IMPORTANT NOTICE: At Fortis Healthcare, we are fully supportive of the National priorities set out by the Hon’ble Prime Minister of India. Further to the directives of the Government provided in their press release dated 8th Nov 2016, payments at Government hospitals can be made through 500 and 1000 Rupee denomination notes. In view of the hardship being caused to the large number of patients at private hospitals, we have made an urgent representation to the Government that this exemption should apply equally, for payments, at private hospitals. We are following up with the authorities and hope the Government will step in quickly to resolve this anomaly. Meanwhile, at Fortis hospitals across the country, we continue to accept payments through credit card, debit card and electronic banking transfers. As 500 and 1000 Rupee denomination notes are no longer legal tender we are only accepting 100 Rs and lower currency notes. As per Government regulation, a PAN card and legitimate ID proof is however required for payments in cash exceeding Rs 50,000. Meanwhile we continue to ensure that emergency cases get immediate medical attention without delay whatsoever and have put in more administrative staff and help desks to assist patients.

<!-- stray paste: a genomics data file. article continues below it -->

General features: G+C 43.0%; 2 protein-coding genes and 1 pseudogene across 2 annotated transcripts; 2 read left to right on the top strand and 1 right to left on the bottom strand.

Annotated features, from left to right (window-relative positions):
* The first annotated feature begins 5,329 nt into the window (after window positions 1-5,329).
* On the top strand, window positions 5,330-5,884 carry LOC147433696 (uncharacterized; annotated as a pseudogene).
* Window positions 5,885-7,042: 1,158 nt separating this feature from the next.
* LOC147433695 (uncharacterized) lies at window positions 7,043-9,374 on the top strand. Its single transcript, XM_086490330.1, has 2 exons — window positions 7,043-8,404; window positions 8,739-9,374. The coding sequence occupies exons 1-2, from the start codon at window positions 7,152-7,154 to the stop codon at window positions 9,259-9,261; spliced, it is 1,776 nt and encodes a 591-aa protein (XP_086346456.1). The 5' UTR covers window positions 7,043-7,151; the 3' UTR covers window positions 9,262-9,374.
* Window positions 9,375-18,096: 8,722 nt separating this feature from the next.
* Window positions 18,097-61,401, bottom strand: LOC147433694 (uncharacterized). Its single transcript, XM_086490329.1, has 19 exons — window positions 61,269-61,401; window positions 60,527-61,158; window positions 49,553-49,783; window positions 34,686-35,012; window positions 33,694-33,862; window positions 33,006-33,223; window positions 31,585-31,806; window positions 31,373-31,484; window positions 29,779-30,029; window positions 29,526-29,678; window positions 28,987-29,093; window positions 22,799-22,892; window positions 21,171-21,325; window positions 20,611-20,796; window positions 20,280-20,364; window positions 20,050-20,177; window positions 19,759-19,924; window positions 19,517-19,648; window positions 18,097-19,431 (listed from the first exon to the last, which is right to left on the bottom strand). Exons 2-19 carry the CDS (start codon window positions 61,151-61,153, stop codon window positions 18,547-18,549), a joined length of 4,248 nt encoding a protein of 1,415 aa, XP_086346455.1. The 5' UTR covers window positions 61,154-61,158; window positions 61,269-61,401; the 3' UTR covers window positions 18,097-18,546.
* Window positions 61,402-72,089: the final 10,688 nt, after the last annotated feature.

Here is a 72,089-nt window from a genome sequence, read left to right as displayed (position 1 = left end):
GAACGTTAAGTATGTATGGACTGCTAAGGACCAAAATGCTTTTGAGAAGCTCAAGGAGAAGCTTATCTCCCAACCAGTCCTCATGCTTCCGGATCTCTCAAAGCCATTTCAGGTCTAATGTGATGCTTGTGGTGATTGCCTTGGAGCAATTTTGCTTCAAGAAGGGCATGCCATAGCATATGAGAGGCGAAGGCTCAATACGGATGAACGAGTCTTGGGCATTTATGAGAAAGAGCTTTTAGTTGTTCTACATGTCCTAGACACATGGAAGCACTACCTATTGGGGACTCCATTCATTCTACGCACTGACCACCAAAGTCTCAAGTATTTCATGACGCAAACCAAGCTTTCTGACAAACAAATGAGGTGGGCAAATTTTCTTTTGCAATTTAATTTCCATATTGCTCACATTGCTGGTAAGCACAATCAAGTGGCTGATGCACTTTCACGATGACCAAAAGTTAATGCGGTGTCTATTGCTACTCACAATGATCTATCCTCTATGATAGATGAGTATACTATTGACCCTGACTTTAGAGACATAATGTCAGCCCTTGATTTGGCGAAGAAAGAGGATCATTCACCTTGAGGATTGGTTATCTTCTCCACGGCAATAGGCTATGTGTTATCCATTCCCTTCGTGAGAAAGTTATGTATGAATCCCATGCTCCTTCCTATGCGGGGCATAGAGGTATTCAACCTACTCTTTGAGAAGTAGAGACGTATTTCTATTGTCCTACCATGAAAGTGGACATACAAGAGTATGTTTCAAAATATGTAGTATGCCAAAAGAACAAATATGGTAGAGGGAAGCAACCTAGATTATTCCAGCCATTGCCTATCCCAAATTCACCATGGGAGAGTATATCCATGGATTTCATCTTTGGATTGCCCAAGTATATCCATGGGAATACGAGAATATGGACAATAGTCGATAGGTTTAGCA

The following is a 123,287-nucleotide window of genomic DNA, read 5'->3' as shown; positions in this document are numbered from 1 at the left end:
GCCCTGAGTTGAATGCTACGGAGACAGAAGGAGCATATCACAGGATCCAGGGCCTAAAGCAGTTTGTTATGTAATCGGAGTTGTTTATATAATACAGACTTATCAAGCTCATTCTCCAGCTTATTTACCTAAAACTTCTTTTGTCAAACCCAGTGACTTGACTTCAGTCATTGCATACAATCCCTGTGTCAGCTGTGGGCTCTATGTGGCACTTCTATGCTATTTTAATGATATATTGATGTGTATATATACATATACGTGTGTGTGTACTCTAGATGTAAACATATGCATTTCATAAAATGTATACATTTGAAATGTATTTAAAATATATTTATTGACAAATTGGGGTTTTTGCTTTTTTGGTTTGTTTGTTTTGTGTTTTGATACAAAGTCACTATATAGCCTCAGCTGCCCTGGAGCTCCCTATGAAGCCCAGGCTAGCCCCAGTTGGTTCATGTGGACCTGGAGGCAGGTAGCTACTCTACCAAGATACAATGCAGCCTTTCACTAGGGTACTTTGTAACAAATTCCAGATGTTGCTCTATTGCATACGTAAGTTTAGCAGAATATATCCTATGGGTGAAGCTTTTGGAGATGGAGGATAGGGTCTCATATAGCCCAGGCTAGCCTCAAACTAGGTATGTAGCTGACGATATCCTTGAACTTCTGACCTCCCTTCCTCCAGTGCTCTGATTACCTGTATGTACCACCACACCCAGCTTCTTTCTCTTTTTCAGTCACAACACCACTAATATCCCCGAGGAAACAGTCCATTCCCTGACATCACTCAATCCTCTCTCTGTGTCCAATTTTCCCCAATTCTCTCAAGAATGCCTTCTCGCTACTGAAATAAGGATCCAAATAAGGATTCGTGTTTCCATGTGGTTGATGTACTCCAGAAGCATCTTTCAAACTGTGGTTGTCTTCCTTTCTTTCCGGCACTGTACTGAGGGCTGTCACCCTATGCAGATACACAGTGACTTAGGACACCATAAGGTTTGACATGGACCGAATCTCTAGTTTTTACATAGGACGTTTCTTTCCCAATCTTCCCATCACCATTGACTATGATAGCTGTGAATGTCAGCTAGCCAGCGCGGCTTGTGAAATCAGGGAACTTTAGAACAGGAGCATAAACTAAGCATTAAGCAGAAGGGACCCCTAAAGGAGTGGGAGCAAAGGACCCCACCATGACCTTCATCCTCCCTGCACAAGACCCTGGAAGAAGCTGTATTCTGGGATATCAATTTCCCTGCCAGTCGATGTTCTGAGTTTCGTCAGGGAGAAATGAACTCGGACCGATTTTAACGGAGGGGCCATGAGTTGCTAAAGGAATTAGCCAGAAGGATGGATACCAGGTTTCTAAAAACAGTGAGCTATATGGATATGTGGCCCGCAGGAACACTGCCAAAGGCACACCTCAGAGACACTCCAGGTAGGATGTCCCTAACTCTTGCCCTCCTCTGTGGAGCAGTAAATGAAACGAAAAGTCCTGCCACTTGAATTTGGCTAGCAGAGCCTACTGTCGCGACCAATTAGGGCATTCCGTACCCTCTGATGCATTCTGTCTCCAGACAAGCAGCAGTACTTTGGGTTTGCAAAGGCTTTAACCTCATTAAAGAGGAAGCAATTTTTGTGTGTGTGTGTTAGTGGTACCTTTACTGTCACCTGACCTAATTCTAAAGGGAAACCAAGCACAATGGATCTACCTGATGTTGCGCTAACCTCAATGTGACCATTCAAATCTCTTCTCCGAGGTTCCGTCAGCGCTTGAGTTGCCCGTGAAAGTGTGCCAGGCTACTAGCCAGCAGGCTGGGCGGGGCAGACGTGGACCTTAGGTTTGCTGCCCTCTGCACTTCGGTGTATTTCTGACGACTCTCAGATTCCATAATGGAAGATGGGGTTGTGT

Burning mouth syndrome

Burning mouth syndrome is the medical term for ongoing (chronic) or recurrent burning in the mouth without an obvious cause. The discomfort may affect your tongue, gums, lips, inside of your cheeks, roof of your mouth or widespread areas of your whole mouth. Burning mouth syndrome appears suddenly and can be severe, as if you scalded your mouth.

Unfortunately, the cause of burning mouth syndrome often can't be determined. Although that makes treatment more difficult, don't despair. By working closely with your health care team, you can often get burning mouth syndrome under better control.

Other names for burning mouth syndrome include scalded mouth syndrome, burning tongue syndrome, burning lips syndrome, stomatodynia and glossodynia.


Symptoms Causes Risk factors Complications Prevention

Symptoms of burning mouth syndrome may include:

  • A burning sensation that most commonly affects your tongue, but may also affect your lips, gums, palate, throat or whole mouth
  • A sensation of dry mouth with increased thirst
  • Taste changes, such as a bitter or metallic taste
  • Loss of taste

The discomfort from burning mouth syndrome typically has several different patterns. It may occur every day, with little discomfort when you wake, but become worse as the day progresses. Or it may start as soon as you wake up and last all day. Or discomfort may come and go.

Whatever pattern of mouth discomfort you have, burning mouth syndrome may last for months to years. In rare cases, symptoms may suddenly go away on their own or become less frequent. Burning mouth syndrome usually doesn't cause any noticeable physical changes to your tongue or mouth.

When to see a doctor

If you have discomfort, burning or soreness of your tongue, lips, gums or other areas of your mouth, see your doctor or dentist. They may need to work together to help pinpoint a cause and develop an effective treatment plan.


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